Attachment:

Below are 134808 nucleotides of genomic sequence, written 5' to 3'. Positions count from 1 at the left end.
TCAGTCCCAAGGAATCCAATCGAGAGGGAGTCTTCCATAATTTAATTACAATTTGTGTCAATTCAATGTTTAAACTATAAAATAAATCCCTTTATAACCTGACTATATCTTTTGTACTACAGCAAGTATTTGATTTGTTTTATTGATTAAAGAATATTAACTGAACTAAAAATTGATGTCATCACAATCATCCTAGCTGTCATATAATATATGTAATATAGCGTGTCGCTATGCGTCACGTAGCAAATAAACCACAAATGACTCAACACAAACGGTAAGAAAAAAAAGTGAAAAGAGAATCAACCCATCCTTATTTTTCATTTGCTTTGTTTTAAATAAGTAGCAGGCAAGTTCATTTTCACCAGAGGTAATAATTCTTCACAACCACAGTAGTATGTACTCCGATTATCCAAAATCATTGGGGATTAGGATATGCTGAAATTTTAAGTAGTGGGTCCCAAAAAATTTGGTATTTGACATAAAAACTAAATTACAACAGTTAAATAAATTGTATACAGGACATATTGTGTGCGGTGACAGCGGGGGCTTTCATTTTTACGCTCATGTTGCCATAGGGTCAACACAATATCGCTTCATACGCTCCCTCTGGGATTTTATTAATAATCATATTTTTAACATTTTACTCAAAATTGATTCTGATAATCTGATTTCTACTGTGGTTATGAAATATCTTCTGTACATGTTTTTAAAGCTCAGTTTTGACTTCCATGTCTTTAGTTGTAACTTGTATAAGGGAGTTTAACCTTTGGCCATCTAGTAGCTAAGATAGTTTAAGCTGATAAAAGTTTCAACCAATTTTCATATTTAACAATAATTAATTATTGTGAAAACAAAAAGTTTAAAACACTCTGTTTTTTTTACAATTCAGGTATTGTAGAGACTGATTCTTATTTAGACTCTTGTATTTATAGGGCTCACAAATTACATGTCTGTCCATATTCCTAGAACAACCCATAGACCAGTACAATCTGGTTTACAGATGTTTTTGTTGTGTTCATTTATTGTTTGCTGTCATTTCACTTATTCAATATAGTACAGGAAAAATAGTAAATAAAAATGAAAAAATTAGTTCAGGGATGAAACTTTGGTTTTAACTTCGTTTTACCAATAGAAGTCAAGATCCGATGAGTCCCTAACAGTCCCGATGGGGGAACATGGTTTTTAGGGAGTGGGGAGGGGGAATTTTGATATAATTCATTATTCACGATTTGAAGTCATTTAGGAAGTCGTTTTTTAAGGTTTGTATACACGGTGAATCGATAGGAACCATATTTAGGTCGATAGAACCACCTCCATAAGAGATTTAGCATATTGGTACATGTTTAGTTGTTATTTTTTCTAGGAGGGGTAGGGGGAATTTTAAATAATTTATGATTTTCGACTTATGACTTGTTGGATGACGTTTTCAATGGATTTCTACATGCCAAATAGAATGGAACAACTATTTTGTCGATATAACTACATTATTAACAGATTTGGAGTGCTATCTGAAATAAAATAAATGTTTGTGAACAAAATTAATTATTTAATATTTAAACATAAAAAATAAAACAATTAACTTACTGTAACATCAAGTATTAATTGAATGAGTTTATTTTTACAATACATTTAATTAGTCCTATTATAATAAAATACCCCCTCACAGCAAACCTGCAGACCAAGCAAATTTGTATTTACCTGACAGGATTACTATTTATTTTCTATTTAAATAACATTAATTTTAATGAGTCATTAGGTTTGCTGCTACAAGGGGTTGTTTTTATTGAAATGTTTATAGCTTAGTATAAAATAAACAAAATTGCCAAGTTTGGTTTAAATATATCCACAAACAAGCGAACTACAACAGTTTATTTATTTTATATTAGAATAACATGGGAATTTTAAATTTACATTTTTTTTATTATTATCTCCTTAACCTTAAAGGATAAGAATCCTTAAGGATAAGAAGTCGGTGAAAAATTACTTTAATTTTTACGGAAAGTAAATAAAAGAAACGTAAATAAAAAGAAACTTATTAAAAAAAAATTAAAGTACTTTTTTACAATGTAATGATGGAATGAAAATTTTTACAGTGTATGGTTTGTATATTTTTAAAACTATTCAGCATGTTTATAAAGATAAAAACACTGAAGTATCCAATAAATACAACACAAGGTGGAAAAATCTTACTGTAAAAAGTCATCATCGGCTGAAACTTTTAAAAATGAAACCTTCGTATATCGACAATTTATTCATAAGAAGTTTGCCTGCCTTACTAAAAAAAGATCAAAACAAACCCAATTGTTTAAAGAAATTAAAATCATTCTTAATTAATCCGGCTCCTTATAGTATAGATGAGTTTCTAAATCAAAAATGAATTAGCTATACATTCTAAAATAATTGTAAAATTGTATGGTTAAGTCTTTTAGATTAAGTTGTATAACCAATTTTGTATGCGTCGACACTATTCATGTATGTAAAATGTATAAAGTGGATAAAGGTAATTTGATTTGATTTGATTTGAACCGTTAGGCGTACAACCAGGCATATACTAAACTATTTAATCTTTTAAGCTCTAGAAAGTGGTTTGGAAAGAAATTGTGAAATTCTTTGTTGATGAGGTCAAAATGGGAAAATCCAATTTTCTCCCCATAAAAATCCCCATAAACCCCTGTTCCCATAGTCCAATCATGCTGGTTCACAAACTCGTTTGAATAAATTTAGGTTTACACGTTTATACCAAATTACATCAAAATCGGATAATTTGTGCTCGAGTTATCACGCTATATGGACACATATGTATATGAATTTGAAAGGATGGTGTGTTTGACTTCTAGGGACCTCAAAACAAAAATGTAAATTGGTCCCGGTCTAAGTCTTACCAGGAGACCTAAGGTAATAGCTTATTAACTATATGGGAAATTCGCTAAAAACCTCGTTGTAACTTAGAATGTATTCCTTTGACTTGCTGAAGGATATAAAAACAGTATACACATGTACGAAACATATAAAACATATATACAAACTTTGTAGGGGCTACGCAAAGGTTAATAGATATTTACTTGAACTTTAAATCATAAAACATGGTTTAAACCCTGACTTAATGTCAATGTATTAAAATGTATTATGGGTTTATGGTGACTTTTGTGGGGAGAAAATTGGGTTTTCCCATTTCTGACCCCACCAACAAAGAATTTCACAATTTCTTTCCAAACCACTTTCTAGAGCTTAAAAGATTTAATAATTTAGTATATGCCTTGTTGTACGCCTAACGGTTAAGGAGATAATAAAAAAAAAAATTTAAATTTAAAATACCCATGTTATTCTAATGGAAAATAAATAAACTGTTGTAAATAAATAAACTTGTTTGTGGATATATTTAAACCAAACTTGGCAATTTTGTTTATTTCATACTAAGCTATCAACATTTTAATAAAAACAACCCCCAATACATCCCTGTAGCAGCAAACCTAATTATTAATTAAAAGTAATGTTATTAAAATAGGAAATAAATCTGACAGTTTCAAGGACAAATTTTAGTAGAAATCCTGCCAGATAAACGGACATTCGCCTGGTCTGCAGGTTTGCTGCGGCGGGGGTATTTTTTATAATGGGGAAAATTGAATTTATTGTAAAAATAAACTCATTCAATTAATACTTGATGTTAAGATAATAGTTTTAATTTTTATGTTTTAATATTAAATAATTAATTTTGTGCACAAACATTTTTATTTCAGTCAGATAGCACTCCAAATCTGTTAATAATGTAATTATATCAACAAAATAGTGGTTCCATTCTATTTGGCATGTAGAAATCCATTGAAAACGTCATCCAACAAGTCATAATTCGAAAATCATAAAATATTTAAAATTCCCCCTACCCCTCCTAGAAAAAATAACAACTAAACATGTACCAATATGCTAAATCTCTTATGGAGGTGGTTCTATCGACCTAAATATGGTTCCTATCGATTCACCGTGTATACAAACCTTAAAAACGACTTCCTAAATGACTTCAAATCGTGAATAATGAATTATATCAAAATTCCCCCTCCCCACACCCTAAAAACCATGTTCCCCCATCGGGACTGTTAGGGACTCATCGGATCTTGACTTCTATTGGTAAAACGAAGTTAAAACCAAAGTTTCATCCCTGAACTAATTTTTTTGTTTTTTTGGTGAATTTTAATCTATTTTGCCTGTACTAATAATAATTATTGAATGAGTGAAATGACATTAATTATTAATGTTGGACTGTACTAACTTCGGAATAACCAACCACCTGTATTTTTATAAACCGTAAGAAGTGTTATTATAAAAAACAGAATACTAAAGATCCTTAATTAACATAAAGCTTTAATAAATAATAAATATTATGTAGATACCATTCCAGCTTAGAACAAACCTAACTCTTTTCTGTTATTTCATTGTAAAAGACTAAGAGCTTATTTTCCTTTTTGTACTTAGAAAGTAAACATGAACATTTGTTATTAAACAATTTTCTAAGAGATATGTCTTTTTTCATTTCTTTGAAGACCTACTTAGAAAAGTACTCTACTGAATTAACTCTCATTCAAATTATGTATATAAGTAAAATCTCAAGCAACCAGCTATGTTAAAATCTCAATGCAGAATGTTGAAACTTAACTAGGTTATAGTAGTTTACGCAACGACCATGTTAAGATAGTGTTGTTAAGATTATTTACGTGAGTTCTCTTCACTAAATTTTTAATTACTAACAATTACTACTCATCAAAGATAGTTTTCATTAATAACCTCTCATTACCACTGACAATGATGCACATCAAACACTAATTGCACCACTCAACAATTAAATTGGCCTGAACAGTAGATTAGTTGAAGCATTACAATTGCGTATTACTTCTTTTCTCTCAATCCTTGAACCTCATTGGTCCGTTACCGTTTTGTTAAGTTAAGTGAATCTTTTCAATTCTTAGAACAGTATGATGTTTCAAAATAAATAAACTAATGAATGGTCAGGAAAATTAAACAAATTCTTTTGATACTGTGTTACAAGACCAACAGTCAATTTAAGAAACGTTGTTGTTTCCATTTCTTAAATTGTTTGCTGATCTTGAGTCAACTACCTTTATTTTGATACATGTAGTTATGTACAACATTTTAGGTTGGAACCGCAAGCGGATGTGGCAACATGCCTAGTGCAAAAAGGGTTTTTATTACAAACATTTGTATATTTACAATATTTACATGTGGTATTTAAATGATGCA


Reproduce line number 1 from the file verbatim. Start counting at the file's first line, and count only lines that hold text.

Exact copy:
Below are 134808 nucleotides of genomic sequence, written 5' to 3'. Positions count from 1 at the left end.